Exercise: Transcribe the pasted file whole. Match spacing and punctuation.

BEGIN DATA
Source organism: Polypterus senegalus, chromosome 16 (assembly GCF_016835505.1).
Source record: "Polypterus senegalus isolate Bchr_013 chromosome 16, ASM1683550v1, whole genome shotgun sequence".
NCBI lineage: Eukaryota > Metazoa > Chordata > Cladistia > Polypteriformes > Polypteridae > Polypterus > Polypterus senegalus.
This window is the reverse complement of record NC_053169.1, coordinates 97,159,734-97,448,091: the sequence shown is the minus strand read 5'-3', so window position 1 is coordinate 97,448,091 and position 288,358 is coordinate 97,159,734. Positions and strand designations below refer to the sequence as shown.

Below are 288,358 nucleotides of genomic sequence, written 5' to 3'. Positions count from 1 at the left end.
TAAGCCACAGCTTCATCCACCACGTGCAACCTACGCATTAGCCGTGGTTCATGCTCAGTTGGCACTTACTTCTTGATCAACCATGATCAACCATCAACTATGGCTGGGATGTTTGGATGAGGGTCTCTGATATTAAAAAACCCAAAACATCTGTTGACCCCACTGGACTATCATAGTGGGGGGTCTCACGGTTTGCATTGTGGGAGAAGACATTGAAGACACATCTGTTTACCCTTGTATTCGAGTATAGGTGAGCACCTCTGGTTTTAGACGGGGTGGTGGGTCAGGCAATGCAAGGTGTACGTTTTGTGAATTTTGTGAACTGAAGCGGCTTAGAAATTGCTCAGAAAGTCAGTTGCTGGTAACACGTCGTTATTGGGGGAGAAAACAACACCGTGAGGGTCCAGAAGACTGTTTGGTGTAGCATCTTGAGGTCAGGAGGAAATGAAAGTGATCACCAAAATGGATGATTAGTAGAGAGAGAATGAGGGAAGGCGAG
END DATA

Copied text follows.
Source organism: Polypterus senegalus, chromosome 16 (assembly GCF_016835505.1).
Source record: "Polypterus senegalus isolate Bchr_013 chromosome 16, ASM1683550v1, whole genome shotgun sequence".
NCBI lineage: Eukaryota > Metazoa > Chordata > Cladistia > Polypteriformes > Polypteridae > Polypterus > Polypterus senegalus.
This window is the reverse complement of record NC_053169.1, coordinates 97,159,734-97,448,091: the sequence shown is the minus strand read 5'-3', so window position 1 is coordinate 97,448,091 and position 288,358 is coordinate 97,159,734. Positions and strand designations below refer to the sequence as shown.

Below are 288,358 nucleotides of genomic sequence, written 5' to 3'. Positions count from 1 at the left end.
TAAGCCACAGCTTCATCCACCACGTGCAACCTACGCATTAGCCGTGGTTCATGCTCAGTTGGCACTTACTTCTTGATCAACCATGATCAACCATCAACTATGGCTGGGATGTTTGGATGAGGGTCTCTGATATTAAAAAACCCAAAACATCTGTTGACCCCACTGGACTATCATAGTGGGGGGTCTCACGGTTTGCATTGTGGGAGAAGACATTGAAGACACATCTGTTTACCCTTGTATTCGAGTATAGGTGAGCACCTCTGGTTTTAGACGGGGTGGTGGGTCAGGCAATGCAAGGTGTACGTTTTGTGAATTTTGTGAACTGAAGCGGCTTAGAAATTGCTCAGAAAGTCAGTTGCTGGTAACACGTCGTTATTGGGGGAGAAAACAACACCGTGAGGGTCCAGAAGACTGTTTGGTGTAGCATCTTGAGGTCAGGAGGAAATGAAAGTGATCACCAAAATGGATGATTAGTAGAGAGAGAATGAGGGAAGGCGAG